Show Summary: Thursday, Oct. 2, 2009

  • Make sure your county and state emergency-management officials know about agricultural issues. Most county emergency managers do not have an agricultural background, points out Matt Mathison, vice president of technical services for the Wisconsin Milk Marketing Board. They are better versed in how to handle floods and natural disasters than they are in ag issues such as foot-and-mouth disease. So, it's important that ag people be at the table and make their issues known.

  • Dry cow feeding management trumps diet formulation every time, Garrett Oetzel, University of Wisconsin veterinarian says. Fanatically consistent feed mixing and delivery is critical. Also, you must keep feed in front of dry cows, he adds. Furthermore, Oetzel recommends that you feed dry cows for 5 to 10 percent feed refusals, feed quality ingredients and use optimal grouping strategies.

  • Compost bedded pack barns are an alternative loose housing system that appear to offer very good cow comfort for lactating, dry and specials needs cows, says Marcia Endres, University of Minnesota dairy scientist. To improve success in these systems, she suggests that you allow at least 80 to 85 square feet per cow of space for Holsteins and similar size breeds. Jersey cows require about 65 square feet per cow. She also recommends that it’s time to add more bedding when it begins to stick to cows. Keep a bedding supply readily available so you can add as soon as needed and you aren’t waiting for bedding and the cows get too dirty, Endres adds.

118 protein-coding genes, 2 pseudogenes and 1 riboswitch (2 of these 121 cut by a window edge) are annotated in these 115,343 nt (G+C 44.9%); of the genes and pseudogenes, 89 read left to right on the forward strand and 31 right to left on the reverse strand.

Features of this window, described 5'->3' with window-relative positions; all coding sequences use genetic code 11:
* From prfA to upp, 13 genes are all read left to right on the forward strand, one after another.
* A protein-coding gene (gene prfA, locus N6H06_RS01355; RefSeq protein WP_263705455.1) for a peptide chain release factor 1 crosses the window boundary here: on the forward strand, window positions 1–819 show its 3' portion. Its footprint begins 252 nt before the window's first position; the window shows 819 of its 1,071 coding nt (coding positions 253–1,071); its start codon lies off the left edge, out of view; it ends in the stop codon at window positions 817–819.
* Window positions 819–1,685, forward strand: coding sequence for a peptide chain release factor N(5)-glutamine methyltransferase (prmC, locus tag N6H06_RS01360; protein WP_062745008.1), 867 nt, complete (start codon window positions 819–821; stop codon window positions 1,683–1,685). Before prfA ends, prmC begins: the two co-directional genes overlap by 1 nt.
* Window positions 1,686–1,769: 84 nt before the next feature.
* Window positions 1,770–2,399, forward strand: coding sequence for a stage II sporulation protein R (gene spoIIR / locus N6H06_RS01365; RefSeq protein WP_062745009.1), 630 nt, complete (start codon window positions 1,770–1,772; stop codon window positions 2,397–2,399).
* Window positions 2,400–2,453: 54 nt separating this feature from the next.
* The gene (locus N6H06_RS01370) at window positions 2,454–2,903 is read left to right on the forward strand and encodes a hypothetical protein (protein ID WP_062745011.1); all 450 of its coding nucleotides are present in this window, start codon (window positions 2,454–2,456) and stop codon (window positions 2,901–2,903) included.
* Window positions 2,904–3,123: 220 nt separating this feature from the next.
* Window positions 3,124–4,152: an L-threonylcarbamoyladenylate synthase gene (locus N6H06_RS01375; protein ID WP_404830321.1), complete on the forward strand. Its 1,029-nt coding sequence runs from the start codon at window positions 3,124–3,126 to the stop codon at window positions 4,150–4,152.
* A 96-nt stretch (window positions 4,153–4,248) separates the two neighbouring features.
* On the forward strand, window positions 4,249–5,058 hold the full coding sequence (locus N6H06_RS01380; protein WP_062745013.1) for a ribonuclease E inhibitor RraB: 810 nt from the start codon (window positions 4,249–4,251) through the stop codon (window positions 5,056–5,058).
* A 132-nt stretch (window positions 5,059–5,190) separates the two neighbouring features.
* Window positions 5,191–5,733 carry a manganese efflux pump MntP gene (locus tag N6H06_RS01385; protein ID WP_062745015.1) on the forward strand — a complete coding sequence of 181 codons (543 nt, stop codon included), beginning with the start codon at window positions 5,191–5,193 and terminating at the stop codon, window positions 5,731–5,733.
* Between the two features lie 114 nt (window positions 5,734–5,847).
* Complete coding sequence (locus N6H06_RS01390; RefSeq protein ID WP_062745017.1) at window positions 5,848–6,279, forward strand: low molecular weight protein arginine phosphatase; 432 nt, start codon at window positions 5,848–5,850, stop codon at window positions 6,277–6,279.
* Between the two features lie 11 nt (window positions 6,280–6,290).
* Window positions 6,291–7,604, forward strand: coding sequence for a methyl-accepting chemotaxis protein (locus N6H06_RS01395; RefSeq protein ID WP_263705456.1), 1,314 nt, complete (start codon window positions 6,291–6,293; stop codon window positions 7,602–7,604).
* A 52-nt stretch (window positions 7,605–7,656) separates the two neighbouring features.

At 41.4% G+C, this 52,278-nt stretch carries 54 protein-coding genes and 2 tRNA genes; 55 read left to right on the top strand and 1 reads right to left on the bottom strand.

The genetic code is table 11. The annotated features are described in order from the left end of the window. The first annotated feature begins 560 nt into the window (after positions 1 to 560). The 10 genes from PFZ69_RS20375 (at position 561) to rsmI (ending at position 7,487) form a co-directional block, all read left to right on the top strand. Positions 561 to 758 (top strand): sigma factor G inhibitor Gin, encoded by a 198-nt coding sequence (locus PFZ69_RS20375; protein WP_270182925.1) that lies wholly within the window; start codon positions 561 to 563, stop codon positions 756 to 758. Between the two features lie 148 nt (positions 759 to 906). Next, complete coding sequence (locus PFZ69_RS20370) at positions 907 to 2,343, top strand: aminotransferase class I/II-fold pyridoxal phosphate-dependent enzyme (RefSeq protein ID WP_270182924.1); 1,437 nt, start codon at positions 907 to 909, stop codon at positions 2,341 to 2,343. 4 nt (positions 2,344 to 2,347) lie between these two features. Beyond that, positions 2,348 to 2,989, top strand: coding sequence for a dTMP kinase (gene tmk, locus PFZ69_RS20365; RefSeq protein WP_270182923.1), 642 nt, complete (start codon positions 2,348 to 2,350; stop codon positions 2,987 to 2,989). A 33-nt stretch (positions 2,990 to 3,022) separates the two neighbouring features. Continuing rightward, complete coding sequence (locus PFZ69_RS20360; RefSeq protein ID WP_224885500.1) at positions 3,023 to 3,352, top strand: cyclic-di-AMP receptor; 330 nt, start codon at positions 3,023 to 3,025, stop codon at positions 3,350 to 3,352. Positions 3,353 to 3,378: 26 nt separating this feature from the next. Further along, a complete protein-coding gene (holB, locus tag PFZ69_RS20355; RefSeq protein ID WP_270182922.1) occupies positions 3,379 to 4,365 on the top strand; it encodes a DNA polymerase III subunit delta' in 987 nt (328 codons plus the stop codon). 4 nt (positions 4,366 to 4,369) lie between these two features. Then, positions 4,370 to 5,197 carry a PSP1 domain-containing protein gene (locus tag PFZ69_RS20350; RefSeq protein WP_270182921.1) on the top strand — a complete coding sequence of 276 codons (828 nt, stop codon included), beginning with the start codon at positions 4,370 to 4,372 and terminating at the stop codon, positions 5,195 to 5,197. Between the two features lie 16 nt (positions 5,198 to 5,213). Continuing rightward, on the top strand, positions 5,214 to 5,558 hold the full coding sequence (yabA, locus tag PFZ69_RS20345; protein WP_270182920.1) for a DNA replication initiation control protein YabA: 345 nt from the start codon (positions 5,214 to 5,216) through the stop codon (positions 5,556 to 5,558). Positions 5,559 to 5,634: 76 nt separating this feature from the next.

• Todd Bilby, extension dairy specialist at Texas A&M University, offers these tips to improve reproduction:
    • Consult and communicate with your team.
    • Ensure proper semen handling, storage and AI techniques.
    • Strengthen your estrus detection program and compare notes from the last heat — has a 21-day cycle elapsed or was she bred the day before?
    • Resynchronize non-pregnant cow

Show Summary: Friday, Oct. 3, 2009

  • The final principles and guidelines for the National Dairy Animal Well-Being Initiative were released today at World Dairy Expo. "We are concerned that consumers are losing confidence in the food chain," says Logan Bower, a dairy producer from Pennsylvania. "With a program like this we can restore consumer confidence and maintain our market access."

  • Dairy manure is an increasingly valuable resource and it’s economic worth has risen along with the price of alternative fertilizer sources, says Paul Kivlin, University of Wisconsin extension nutrient management specialist. The meaning of manure has changed, he adds. "Once valued as a fertilizer, it is now often viewed more as a byproduct of dairy production. In truth, manure is not a liability, it is an asset."

  • According to research at Cornell University, modern dairy production and dairy technology have reduced the carbon footprint of a gallon of milk significantly since 1944. The study, "The Environmental Impact of rbST Use in Dairy Production," demonstrates that rbST use reduces resource inputs and outputs from dairy farms. For example, Jude Capper, Cornell University post-doctoral research associate, notes that a 150-cow dairy producing 10 more pounds of milk per cow, would be equivalent to removing 38 cars from the road or planting 28,000 trees. "The volume of additional milk produced with rbST dilutes the ‘fixed costs’ associated with feeding and caring for a dairy animal (maintenance), allowing us to produce the same amount of milk with fewer cows, which generates environmental benefits," explains Capper